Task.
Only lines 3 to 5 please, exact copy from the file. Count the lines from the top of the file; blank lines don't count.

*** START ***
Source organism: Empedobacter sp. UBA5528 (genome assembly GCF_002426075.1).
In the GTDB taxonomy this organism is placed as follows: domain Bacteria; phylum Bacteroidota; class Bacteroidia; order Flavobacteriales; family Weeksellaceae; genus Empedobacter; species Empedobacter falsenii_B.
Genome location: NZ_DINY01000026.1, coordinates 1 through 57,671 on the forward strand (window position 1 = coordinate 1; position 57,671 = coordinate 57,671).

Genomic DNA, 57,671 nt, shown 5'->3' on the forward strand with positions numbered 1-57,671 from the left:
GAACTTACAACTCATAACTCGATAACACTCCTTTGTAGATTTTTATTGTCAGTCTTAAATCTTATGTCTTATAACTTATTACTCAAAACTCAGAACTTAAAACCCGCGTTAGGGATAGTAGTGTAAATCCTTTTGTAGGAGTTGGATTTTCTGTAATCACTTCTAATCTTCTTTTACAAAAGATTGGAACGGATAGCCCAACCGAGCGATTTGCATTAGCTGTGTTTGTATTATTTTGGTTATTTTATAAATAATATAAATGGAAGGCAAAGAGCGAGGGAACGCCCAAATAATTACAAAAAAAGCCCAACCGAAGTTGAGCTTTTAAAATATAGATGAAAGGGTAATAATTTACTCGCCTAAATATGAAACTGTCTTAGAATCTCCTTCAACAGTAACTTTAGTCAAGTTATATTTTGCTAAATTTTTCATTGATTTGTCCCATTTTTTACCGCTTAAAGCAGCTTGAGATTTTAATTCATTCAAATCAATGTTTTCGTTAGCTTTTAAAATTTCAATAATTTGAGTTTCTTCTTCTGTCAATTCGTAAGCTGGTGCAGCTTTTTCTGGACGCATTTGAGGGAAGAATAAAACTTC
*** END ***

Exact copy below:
Genome location: NZ_DINY01000026.1, coordinates 1 through 57,671 on the forward strand (window position 1 = coordinate 1; position 57,671 = coordinate 57,671).

Genomic DNA, 57,671 nt, shown 5'->3' on the forward strand with positions numbered 1-57,671 from the left:
GAACTTACAACTCATAACTCGATAACACTCCTTTGTAGATTTTTATTGTCAGTCTTAAATCTTATGTCTTATAACTTATTACTCAAAACTCAGAACTTAAAACCCGCGTTAGGGATAGTAGTGTAAATCCTTTTGTAGGAGTTGGATTTTCTGTAATCACTTCTAATCTTCTTTTACAAAAGATTGGAACGGATAGCCCAACCGAGCGATTTGCATTAGCTGTGTTTGTATTATTTTGGTTATTTTATAAATAATATAAATGGAAGGCAAAGAGCGAGGGAACGCCCAAATAATTACAAAAAAAGCCCAACCGAAGTTGAGCTTTTAAAATATAGATGAAAGGGTAATAATTTACTCGCCTAAATATGAAACTGTCTTAGAATCTCCTTCAACAGTAACTTTAGTCAAGTTATATTTTGCTAAATTTTTCATTGATTTGTCCCATTTTTTACCGCTTAAAGCAGCTTGAGATTTTAATTCATTCAAATCAATGTTTTCGTTAGCTTTTAAAATTTCAATAATTTGAGTTTCTTCTTCTGTCAATTCGTAAGCTGGTGCAGCTTTTTCTGGACGCATTTGAGGGAAGAATAAAACTTC